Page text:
A dead young man + an outpouring of rage = rules to limit public speech at city council meetings? A pastor’s response to city council

You may know the story of Alan Blueford, shot by police for the crime of running away and then falsely framed by his assailant (currently on paid suspension).


You may know the story of his family and supporters taking over a city council meeting last night to demand an unredacted report about the shooting.


Blueford's family at city council in May

You MAY know that city council’s first public action is to consider new measures between now and the next meeting in two weeks to adopt new meeting policies (and one council member’s odd blaming of Occupy Oakland for having created this culture of disruption, when a recent Oakland Metropolitan Chamber of Commerce poll of Oakland voters found an overwhelming desire for city leaders to exhibit greater civility and ethics, putting to rest the argument that partisanship is the soul of rancor, since our city council is 100% Democrat).


I’ve been on a slow simmer about this all day. And tonight when I got home and learned about the new meeting policy discussion, I sat down to write a pastoral letter to the city council members I respect, because I am so saddened that their first collective response to the outpouring of grief last night was to make sure that no such outpouring of grief happen again. I understand that business was left unhandled last night (including business I care about a great deal). And in a city where we have to grieve far too often for losses that are completely unnecessary, I believe we need leaders who will stand up and say “At least the people in our charge won’t contribute to the violence that is already out of control in our city.” So here is the letter I just emailed them. They are good people I believe can offer the leadership we need, so I call on them, as a pastor and as a citizen, to lead.


Dear City Council members,


I write to you tonight as an Oakland pastor and as an Oakland resident. I write to you because I respect you, and those of you who know me know that I really honor your commitment to civil service to a community that needs you. I have been privileged to work with you and other religious leaders around critical issues like the Oakland Army Base project and have been grateful for your efforts to make sure all Oaklanders have better access to opportunities through that project.


In my line of work, I confront rage and hopelessness on a regular basis, so I can understand how overwhelming the wall of rage at last night’s council meeting might have been. I have had members of my church lose shelter, lose family and friends to gun violence, and lose faith. Overwhelming as that is, if my first response is not empathy, then our relationship is broken, perhaps permanently. And leadership of any sort ultimately hinges on relationship.


I am confident that each of your hearts break for the family of Alan Blueford and the devastating loss they have faced. I believe the mayor’s heart breaks and Chief Jordan’s heart breaks. I believe that love of the wellbeing of this community is what called you all into service in the first place.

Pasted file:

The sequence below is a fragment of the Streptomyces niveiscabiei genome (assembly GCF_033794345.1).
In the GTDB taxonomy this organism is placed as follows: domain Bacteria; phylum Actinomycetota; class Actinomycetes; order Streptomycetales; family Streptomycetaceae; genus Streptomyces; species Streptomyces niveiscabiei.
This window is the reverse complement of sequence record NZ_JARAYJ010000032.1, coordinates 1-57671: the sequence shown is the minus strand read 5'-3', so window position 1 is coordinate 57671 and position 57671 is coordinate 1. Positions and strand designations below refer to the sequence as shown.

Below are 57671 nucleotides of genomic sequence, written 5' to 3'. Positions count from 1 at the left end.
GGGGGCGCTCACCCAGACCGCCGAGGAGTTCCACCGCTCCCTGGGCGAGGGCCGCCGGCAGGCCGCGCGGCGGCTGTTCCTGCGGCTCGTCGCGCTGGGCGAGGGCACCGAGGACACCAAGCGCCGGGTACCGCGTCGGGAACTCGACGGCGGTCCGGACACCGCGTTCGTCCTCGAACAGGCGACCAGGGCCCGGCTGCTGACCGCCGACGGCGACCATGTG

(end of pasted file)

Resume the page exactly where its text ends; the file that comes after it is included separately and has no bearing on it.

My respected colleagues, we need as a city to hear that from you. Please. Don’t let your very first collective action be figuring out how not to have to hear our rage. I believe your collective will and heart is to repair something you all know is broken and is hurting our children.


On Sundays, I have to stand in front of my little congregation and teach them that they have innate worth in God’s eyes. As I look into the eyes of young Black men, I do not want to have to override the message they are receiving that their city leaders, and the institution established to serve and protect them, do not believe their lives are as valuable as a smoothly run meeting.


The work you do is critical. It is valuable. And we need you to be courageous leaders who don’t just care about us but really let us know you care about us. Collectively. Empathically. Courageously. And before you pass legislation that tells us we inconvenience you when our grief and devastation at the failure of our own institutions is overwhelming. God willing, we need you to not be overwhelmed.


Again, I am grateful for your willingness to serve. I am grateful for the several of you who did make individual statements of empathy. And it is no secret to the city that it is challenging for you to make collective actions as a body because your commitments sometimes clash. (No doubt you all read the chamber of commerce poll that the city craves deeper civility within our city leadership.) But your city needs you. We need to know our city leaders don’t want our police shooting at us, so that we can turn our attention to the shootings in our own communities.


As I mentioned, I am only a humble pastor of a small congregation. But my sense is that there are people in small congregations and synagogues and mosques and community centers with the same heavy hearts, longing for empathic and courageous leadership. Occupy Oakland doesn’t mean much to us. A young Black man dead at the hands of a police officer who tried to frame that man, that does. We need you.


With gratitude for your work for our city,


Sandhya R. Jha, pastor

First Christian Church of Oakland

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